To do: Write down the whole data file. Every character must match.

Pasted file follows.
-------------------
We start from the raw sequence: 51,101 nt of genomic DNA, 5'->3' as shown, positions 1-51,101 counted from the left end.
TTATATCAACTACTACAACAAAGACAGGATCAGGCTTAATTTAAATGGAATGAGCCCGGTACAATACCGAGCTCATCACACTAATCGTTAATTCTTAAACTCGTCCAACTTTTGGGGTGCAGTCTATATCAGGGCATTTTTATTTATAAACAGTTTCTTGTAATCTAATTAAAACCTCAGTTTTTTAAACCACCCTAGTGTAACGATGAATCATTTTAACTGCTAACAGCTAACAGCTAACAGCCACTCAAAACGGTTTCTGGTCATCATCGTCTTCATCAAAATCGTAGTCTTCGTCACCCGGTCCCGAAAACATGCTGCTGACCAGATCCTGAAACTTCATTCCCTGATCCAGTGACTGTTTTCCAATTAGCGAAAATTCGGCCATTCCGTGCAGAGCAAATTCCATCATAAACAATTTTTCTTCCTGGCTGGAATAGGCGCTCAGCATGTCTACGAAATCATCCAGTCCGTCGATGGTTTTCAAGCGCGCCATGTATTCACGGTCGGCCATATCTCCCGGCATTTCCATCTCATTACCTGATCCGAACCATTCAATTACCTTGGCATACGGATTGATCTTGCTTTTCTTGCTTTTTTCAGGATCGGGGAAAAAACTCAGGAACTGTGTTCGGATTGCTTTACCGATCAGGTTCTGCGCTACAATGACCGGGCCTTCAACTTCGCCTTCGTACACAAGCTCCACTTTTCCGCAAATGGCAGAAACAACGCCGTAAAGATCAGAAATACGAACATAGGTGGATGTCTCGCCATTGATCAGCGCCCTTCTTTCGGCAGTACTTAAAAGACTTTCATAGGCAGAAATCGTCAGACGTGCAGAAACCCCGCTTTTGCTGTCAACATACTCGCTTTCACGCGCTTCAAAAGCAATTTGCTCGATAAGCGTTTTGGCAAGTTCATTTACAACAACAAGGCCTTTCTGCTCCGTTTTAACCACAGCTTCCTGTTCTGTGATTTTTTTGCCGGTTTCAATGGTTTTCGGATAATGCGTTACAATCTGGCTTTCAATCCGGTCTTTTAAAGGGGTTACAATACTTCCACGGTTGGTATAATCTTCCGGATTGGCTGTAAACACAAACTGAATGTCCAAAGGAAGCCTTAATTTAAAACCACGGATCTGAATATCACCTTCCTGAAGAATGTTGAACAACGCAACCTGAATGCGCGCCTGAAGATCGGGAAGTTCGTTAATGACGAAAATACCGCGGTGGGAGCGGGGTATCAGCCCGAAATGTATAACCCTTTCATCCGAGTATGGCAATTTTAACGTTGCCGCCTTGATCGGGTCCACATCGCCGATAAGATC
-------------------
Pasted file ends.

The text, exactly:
We start from the raw sequence: 51,101 nt of genomic DNA, 5'->3' as shown, positions 1-51,101 counted from the left end.
TTATATCAACTACTACAACAAAGACAGGATCAGGCTTAATTTAAATGGAATGAGCCCGGTACAATACCGAGCTCATCACACTAATCGTTAATTCTTAAACTCGTCCAACTTTTGGGGTGCAGTCTATATCAGGGCATTTTTATTTATAAACAGTTTCTTGTAATCTAATTAAAACCTCAGTTTTTTAAACCACCCTAGTGTAACGATGAATCATTTTAACTGCTAACAGCTAACAGCTAACAGCCACTCAAAACGGTTTCTGGTCATCATCGTCTTCATCAAAATCGTAGTCTTCGTCACCCGGTCCCGAAAACATGCTGCTGACCAGATCCTGAAACTTCATTCCCTGATCCAGTGACTGTTTTCCAATTAGCGAAAATTCGGCCATTCCGTGCAGAGCAAATTCCATCATAAACAATTTTTCTTCCTGGCTGGAATAGGCGCTCAGCATGTCTACGAAATCATCCAGTCCGTCGATGGTTTTCAAGCGCGCCATGTATTCACGGTCGGCCATATCTCCCGGCATTTCCATCTCATTACCTGATCCGAACCATTCAATTACCTTGGCATACGGATTGATCTTGCTTTTCTTGCTTTTTTCAGGATCGGGGAAAAAACTCAGGAACTGTGTTCGGATTGCTTTACCGATCAGGTTCTGCGCTACAATGACCGGGCCTTCAACTTCGCCTTCGTACACAAGCTCCACTTTTCCGCAAATGGCAGAAACAACGCCGTAAAGATCAGAAATACGAACATAGGTGGATGTCTCGCCATTGATCAGCGCCCTTCTTTCGGCAGTACTTAAAAGACTTTCATAGGCAGAAATCGTCAGACGTGCAGAAACCCCGCTTTTGCTGTCAACATACTCGCTTTCACGCGCTTCAAAAGCAATTTGCTCGATAAGCGTTTTGGCAAGTTCATTTACAACAACAAGGCCTTTCTGCTCCGTTTTAACCACAGCTTCCTGTTCTGTGATTTTTTTGCCGGTTTCAATGGTTTTCGGATAATGCGTTACAATCTGGCTTTCAATCCGGTCTTTTAAAGGGGTTACAATACTTCCACGGTTGGTATAATCTTCCGGATTGGCTGTAAACACAAACTGAATGTCCAAAGGAAGCCTTAATTTAAAACCACGGATCTGAATATCACCTTCCTGAAGAATGTTGAACAACGCAACCTGAATGCGCGCCTGAAGATCGGGAAGTTCGTTAATGACGAAAATACCGCGGTGGGAGCGGGGTATCAGCCCGAAATGTATAACCCTTTCATCCGAGTATGGCAATTTTAACGTTGCCGCCTTGATCGGGTCCACATCGCCGATAAGATC